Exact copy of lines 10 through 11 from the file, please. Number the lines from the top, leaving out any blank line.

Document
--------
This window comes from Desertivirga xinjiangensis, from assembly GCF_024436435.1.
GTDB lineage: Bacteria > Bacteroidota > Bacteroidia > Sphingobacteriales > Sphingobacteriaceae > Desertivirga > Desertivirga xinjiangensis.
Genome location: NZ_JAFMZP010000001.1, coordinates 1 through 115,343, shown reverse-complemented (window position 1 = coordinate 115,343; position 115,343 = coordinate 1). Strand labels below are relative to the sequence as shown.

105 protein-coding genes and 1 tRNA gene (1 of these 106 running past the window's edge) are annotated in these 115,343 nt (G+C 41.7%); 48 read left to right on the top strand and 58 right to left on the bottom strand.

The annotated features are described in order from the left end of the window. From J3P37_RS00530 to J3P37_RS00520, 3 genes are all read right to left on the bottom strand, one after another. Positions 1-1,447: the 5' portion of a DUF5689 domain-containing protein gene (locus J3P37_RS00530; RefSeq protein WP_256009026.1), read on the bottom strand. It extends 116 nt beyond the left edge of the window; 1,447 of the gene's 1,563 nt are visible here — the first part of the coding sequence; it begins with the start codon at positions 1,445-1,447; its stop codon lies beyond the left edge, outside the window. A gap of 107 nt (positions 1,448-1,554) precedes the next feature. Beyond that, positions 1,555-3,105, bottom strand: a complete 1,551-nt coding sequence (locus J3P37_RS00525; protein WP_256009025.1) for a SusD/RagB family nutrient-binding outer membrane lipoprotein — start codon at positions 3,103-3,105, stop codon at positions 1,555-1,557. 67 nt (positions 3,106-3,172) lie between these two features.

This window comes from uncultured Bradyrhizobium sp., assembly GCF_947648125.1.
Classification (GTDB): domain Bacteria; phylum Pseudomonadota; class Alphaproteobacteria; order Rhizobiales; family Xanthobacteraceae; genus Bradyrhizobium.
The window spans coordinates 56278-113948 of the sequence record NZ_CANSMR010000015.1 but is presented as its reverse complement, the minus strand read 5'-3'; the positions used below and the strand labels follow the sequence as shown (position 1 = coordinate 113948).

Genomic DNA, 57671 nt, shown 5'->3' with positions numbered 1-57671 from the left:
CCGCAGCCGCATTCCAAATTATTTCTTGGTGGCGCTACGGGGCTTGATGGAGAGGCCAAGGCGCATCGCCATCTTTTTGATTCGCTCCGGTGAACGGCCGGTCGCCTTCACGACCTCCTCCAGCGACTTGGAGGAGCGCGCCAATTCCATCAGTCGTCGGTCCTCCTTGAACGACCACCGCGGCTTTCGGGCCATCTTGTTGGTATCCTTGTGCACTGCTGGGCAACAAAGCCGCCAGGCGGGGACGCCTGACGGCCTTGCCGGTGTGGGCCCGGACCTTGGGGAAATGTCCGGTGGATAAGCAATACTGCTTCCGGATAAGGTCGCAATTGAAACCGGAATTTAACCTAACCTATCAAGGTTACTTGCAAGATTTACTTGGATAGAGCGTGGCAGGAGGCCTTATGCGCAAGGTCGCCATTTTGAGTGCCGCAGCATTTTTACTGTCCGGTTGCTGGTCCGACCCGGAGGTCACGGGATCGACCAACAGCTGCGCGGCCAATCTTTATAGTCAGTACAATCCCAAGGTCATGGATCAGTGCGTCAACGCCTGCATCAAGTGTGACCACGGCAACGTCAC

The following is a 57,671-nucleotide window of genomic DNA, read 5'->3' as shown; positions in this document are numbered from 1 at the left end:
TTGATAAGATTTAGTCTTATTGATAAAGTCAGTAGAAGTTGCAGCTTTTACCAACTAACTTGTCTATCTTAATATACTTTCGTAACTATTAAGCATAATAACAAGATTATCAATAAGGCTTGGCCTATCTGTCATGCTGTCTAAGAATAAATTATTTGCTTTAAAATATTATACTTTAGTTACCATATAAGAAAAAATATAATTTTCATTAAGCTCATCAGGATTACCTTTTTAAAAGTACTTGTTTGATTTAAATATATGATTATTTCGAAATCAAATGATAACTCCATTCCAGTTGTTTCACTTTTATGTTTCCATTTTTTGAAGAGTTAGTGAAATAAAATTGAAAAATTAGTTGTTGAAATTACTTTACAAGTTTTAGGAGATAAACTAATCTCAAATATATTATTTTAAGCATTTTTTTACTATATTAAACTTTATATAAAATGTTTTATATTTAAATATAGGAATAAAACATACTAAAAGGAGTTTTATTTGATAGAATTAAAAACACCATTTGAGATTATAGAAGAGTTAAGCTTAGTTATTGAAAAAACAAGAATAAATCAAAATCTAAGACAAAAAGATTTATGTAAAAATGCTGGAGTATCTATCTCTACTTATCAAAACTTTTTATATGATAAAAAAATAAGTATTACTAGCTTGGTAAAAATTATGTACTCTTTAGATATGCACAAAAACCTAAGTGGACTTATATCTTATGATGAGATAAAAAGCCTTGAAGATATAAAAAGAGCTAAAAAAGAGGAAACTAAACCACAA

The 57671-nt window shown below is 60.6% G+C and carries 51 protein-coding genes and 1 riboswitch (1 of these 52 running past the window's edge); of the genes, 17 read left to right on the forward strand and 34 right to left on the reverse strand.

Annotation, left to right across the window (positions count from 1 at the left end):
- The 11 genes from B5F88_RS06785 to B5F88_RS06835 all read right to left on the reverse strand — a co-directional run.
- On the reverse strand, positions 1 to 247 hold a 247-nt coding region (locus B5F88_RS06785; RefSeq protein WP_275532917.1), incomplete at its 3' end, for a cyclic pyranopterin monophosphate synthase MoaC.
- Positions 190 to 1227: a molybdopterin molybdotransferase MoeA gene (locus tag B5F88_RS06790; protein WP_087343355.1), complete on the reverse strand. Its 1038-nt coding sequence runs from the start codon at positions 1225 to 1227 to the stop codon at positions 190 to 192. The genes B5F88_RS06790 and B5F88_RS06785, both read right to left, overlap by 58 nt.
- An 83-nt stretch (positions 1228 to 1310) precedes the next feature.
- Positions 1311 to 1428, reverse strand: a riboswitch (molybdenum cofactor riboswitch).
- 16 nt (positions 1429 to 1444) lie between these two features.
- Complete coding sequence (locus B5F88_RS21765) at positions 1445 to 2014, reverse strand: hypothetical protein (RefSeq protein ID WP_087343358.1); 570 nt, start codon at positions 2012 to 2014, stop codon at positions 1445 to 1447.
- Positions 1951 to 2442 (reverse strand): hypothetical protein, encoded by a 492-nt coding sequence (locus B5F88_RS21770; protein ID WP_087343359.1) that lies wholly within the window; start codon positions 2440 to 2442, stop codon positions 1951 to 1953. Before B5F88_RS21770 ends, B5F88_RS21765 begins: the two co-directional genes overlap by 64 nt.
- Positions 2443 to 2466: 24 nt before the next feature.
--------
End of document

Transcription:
CCGCAGCCGCATTCCAAATTATTTCTTGGTGGCGCTACGGGGCTTGATGGAGAGGCCAAGGCGCATCGCCATCTTTTTGATTCGCTCCGGTGAACGGCCGGTCGCCTTCACGACCTCCTCCAGCGACTTGGAGGAGCGCGCCAATTCCATCAGTCGTCGGTCCTCCTTGAACGACCACCGCGGCTTTCGGGCCATCTTGTTGGTATCCTTGTGCACTGCTGGGCAACAAAGCCGCCAGGCGGGGACGCCTGACGGCCTTGCCGGTGTGGGCCCGGACCTTGGGGAAATGTCCGGTGGATAAGCAATACTGCTTCCGGATAAGGTCGCAATTGAAACCGGAATTTAACCTAACCTATCAAGGTTACTTGCAAGATTTACTTGGATAGAGCGTGGCAGGAGGCCTTATGCGCAAGGTCGCCATTTTGAGTGCCGCAGCATTTTTACTGTCCGGTTGCTGGTCCGACCCGGAGGTCACGGGATCGACCAACAGCTGCGCGGCCAATCTTTATAGTCAGTACAATCCCAAGGTCATGGATCAGTGCGTCAACGCCTGCATCAAGTGTGACCACGGCAACGTCAC

The following is a 57,671-nucleotide window of genomic DNA, read 5'->3' as shown; positions in this document are numbered from 1 at the left end: